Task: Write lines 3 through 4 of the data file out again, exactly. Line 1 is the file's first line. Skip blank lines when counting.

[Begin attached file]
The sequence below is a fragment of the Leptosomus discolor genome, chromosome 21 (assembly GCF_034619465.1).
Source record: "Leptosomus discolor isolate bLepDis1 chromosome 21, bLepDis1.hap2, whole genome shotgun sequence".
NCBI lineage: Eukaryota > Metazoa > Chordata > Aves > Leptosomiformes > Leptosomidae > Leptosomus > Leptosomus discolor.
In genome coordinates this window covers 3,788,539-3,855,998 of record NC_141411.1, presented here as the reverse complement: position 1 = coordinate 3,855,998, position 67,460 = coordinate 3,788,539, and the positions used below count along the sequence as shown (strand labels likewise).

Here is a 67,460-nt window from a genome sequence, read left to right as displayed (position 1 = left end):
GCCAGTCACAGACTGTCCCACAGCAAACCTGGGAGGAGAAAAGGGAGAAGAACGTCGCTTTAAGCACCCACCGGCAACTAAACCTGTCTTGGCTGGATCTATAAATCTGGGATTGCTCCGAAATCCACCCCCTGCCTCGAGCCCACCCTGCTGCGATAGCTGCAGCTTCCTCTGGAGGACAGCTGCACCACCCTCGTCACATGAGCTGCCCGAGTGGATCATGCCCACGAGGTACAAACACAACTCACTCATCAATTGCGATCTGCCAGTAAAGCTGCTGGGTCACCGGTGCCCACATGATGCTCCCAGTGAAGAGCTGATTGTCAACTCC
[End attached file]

NCBI lineage: Eukaryota > Metazoa > Chordata > Aves > Leptosomiformes > Leptosomidae > Leptosomus > Leptosomus discolor.
In genome coordinates this window covers 3,788,539-3,855,998 of record NC_141411.1, presented here as the reverse complement: position 1 = coordinate 3,855,998, position 67,460 = coordinate 3,788,539, and the positions used below count along the sequence as shown (strand labels likewise).